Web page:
English (United States)
In the aftermath of the 2016 Presidential election, the question of why white working-class Americans vote against their own economic interests in support of the Republican party has become a topic of much academic discussion. What existing scholarship largely dismisses, however, is the condescension with which this question is posed. In this thesis, I challenge the assumption that voters make decisions out of ignorance or as a result of political deception. I focus on the population of Putnam County, New York, an area made up predominantly of white, Catholic, working-class residents, and analyze a variety of infrequently studied motivations for the dominance of Republican politics among them. By using a specific local focus on one community and by prioritizing an effort to not be patronizing toward the population of study, this analysis disrupts our typical understanding of conservative political backlash, and asks academia to reconsider the approach it has normally taken in this field of study.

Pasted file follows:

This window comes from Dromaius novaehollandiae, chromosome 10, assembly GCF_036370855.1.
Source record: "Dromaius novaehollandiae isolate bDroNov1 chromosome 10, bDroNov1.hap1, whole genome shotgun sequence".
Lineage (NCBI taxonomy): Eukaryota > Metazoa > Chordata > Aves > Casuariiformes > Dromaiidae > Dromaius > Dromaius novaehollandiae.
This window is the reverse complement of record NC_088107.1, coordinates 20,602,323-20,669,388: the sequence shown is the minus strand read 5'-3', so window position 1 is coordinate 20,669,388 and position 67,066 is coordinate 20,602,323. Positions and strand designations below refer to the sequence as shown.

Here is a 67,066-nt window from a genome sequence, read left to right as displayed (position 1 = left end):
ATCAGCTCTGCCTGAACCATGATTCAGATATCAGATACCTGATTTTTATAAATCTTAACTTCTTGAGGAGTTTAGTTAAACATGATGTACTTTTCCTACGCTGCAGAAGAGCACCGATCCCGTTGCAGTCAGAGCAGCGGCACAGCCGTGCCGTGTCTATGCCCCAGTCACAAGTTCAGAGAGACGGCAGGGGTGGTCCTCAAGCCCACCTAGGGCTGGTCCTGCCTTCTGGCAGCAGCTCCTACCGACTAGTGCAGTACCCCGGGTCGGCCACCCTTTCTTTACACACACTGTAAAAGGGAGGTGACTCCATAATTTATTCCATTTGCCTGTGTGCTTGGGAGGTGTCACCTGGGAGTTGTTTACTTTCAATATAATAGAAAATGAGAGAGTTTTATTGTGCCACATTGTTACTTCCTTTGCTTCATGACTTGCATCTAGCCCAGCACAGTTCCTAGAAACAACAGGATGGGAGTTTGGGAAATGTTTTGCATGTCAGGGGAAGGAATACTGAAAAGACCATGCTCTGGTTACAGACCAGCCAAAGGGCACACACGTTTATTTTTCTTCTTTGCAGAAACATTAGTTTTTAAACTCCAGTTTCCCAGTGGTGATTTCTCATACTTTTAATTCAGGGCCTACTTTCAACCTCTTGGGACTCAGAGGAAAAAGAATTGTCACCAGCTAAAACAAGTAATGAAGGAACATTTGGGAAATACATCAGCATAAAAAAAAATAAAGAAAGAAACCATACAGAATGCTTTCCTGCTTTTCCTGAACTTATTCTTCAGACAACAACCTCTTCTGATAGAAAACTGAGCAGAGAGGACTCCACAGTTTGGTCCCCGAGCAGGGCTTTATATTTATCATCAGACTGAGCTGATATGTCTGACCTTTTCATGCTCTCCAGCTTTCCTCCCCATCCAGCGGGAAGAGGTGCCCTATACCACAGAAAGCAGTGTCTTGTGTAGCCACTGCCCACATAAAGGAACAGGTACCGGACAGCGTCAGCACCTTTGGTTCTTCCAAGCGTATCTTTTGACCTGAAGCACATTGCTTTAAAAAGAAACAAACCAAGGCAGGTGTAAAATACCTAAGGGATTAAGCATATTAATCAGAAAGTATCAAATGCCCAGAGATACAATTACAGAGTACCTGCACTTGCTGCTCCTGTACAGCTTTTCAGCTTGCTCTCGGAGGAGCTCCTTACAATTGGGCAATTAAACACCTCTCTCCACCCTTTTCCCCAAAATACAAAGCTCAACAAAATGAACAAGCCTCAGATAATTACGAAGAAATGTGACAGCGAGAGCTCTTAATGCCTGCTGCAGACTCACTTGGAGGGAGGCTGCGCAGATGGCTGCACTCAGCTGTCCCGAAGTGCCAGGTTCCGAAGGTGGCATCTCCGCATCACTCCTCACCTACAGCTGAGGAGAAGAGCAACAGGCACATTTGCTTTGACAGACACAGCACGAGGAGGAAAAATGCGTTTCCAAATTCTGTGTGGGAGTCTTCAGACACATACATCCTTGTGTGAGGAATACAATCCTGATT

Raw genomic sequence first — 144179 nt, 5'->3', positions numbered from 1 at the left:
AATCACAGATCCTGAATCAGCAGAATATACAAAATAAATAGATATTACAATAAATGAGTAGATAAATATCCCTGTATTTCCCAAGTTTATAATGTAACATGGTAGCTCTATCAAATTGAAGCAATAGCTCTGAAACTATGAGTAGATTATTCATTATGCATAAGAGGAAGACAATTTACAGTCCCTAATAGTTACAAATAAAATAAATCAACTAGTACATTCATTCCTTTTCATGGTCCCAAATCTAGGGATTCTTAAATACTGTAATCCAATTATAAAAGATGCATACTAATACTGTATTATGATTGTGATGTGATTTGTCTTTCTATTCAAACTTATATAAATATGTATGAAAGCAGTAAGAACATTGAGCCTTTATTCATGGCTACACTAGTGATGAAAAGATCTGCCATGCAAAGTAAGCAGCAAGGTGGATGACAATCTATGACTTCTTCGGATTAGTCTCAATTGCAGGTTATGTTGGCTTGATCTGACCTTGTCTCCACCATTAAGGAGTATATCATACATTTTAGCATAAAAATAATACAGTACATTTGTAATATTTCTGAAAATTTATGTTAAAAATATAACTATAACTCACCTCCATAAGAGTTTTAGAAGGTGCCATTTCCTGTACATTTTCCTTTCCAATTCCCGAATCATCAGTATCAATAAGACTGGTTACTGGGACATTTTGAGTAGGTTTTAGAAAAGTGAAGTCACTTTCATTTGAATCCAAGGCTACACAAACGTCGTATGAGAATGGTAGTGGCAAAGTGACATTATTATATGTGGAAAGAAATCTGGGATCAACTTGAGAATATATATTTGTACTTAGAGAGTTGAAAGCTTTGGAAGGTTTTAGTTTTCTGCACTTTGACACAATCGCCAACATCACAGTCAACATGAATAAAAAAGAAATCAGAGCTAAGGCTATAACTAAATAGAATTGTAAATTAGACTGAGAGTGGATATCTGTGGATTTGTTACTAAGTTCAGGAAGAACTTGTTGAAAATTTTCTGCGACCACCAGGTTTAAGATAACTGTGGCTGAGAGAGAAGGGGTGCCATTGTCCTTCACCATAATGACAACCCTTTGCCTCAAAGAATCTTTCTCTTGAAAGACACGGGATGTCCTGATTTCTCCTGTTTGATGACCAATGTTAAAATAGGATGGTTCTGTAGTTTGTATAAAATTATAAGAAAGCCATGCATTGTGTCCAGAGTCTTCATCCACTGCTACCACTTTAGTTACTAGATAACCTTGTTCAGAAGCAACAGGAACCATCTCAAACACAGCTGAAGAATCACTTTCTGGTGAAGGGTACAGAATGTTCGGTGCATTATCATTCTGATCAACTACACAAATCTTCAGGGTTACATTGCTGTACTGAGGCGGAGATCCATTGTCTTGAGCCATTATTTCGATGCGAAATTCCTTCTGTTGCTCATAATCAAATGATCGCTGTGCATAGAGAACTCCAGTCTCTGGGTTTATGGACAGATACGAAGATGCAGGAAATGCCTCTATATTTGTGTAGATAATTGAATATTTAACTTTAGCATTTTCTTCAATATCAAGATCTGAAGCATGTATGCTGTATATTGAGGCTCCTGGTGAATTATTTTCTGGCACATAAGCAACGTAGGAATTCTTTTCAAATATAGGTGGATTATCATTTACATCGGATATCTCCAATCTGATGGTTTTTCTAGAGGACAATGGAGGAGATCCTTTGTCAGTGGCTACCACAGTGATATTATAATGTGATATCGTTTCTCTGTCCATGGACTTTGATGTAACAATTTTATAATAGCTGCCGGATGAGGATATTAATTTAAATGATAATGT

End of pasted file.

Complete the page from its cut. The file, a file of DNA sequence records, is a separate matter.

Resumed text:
Spittal, Amelia Grace, "Small-Town Politics, Big-Time Consequences: Understanding Culturally Motivated Voting Decisions in Putnam County, New York" (2018). Honors Theses - All. 2086.
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